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Lie To Me - "Beyond Belief" (Review)

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Written by : published Wednesday 6th July 2011

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Watch Lie To Me - “Beyond Belief” Now.

After the conventional help-the-FBI-solve-cases formula was tossed out the window after the finale of the show’s second season, the writers of Lie To Me started taking chances. While they occasionally -- not to mention blatantly -- ripped-off other (more successful) shows (such as the episode “Double Blind”), they also stretched their imaginations a bit in order to do what David E. Kelley did for several years on Boston Legal: take a stand on certain real-life issues.

In an entirely fictional-so-they-can’t-get-their-arses-sued-off manner, of course. We’re talking about a show from my native America, after all -- where we get butt-hurt over the silliest of things...and prosecute accordingly.

Take, for example, “Beyond Belief” from Lie To Me’s third and final season. In this episode, Cal Lightman (Tim Roth) decides to take down the leader of a powerful “scientific religious” cult when the daughter of one its brainwashed members asks for help. The L. Ron Hubbard-type feller in question, one John Stafford (David Sutcliffe), is the brains behind the Scientific Re-Programming group -- who offer to reboot the minds of wayward people from all walks of life. It’s all bollocks, of course: Stafford is about as crooked as the u-bend on your toilet, and it’s up to Cal and crew to try to figure out how they (well, Cal, mainly) can discredit the phony before all of his followers.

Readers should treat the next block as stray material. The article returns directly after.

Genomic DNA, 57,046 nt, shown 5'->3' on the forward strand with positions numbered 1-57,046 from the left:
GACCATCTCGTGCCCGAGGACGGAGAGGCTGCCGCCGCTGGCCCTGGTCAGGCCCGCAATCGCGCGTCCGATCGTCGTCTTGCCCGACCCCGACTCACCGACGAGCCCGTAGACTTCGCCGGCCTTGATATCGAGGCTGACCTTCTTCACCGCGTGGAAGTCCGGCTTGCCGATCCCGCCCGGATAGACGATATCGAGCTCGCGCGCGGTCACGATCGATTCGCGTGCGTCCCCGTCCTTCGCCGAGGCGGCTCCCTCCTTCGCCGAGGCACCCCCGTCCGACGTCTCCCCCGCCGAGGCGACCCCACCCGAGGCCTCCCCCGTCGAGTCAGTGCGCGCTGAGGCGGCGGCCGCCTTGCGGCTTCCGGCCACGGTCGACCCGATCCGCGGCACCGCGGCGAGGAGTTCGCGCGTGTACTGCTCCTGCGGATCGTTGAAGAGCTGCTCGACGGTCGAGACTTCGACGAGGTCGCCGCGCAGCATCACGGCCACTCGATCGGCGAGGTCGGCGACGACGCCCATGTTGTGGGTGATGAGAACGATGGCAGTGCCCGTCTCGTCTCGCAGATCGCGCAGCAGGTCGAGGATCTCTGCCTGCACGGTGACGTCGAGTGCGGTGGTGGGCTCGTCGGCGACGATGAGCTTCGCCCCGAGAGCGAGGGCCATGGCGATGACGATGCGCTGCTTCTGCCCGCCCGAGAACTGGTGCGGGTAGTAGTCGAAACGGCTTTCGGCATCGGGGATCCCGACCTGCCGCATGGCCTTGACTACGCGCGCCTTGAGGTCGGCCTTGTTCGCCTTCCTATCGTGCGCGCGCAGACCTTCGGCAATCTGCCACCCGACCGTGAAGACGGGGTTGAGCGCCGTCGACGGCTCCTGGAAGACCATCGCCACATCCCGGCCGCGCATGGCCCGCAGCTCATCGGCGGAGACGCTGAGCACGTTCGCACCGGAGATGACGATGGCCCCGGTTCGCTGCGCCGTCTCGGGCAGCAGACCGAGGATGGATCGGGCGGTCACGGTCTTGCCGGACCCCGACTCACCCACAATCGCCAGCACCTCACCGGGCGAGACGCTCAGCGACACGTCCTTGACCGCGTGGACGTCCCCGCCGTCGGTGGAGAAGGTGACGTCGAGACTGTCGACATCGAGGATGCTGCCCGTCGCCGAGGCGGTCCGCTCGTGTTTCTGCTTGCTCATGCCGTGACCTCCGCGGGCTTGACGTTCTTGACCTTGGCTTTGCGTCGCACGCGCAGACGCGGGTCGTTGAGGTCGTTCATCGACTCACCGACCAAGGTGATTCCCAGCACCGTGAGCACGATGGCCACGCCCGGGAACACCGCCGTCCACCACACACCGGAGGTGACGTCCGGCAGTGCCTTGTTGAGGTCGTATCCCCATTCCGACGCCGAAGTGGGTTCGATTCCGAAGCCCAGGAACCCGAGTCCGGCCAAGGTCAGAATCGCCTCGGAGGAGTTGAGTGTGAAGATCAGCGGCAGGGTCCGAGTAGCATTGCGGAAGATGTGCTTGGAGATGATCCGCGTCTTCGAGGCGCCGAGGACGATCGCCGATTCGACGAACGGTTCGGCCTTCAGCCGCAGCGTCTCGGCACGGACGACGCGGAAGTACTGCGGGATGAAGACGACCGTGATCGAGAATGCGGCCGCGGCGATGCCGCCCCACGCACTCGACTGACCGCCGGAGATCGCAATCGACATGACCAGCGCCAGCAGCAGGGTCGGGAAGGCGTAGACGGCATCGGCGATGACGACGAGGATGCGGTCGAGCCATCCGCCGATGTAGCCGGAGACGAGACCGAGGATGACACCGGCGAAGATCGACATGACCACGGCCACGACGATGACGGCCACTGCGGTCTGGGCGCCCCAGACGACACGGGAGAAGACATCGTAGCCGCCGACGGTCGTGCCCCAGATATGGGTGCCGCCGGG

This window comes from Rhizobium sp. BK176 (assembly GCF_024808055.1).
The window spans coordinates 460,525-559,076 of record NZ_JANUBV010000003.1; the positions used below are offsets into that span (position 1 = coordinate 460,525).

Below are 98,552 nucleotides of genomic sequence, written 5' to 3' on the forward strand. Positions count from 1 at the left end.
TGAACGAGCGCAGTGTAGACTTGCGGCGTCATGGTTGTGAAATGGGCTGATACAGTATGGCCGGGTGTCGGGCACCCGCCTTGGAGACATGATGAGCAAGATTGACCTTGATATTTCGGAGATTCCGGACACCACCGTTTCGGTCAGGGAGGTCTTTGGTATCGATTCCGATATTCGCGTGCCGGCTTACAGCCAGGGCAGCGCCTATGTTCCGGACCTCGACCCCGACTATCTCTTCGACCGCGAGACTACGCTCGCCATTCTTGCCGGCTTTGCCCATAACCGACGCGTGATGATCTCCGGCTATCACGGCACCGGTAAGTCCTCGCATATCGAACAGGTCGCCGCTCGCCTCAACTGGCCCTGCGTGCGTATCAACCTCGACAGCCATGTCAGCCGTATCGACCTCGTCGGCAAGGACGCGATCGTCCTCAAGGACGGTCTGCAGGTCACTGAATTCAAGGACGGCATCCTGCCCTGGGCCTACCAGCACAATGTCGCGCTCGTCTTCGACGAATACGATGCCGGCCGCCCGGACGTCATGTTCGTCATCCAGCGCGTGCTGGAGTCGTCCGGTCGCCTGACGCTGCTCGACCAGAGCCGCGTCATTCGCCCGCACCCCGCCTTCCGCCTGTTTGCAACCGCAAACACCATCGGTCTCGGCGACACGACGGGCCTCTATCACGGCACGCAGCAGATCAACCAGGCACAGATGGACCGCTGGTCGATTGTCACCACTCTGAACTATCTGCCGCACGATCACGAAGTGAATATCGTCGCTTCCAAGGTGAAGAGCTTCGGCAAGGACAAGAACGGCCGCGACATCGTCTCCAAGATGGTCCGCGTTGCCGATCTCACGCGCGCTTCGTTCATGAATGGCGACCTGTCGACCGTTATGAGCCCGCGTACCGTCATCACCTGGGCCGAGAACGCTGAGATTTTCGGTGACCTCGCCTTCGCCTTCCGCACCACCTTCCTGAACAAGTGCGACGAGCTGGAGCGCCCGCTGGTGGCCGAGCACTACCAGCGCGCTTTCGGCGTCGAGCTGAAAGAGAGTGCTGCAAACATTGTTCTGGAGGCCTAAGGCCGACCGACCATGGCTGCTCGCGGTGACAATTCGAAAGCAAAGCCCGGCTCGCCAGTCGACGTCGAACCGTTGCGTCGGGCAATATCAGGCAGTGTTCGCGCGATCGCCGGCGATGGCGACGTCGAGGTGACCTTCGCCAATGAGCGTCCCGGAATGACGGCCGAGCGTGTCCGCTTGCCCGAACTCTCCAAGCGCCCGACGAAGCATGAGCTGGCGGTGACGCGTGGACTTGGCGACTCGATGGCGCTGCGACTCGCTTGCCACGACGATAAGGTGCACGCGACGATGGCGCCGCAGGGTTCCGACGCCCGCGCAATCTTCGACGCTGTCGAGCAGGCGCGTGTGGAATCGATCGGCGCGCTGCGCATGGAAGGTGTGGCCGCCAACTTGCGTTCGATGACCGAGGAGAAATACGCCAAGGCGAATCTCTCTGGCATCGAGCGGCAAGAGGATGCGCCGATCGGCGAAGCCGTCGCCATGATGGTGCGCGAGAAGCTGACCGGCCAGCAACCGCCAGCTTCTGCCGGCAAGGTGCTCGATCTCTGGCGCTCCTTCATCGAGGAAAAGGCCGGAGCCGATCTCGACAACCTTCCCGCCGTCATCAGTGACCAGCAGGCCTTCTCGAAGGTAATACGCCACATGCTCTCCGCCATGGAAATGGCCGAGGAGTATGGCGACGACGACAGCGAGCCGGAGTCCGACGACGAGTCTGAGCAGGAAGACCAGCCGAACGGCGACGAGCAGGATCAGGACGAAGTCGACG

I thoroughly enjoyed this episode. Not just because I like to see the heads of faux faiths fall (I’m partial to seeing the people behind “real” religions tumble on down, too), but because the episode simply works. The villain isn’t of the typical easy-to-read variety; in fact, Cal has a hard time figuring out what he’s concealing on account of the fraud’s mysterious past.

The “kids” of The Lightman Group -- Loker and Torres (Brendan Hines and Monica Raymund, respectively) take a backseat to Cal and Gillian (Kelli Williams) once again here, while the show’s other kid (aside from Dr. Lightman, that is), Cal’s daughter Emily (Hayley McFarland), finally makes an appearance (with no explanation as to where she had been in many of the previous episodes) -- just so the evil Stafford can threaten her. Emily also brings a boyfriend home in this episode (played by up-and-comer Brandon Jones), just so Cal can threaten him.

A fun one. If the beginning of Season Three wasn’t doing it for you, maybe this one will.

About the author Luigi Bastardo

Luigi Bastardo

Luigi Bastardo is the disgruntled alter-ego of Adam Becvar, a thirtysomething lad from Northern California who has watched so many weird movies since the tender age of 3 that a conventional life is out of the question. You can stalk and annoy Luigi via blogcritics and Insomniac Entertainment and those trendy social sites, Twitter and Facebook.

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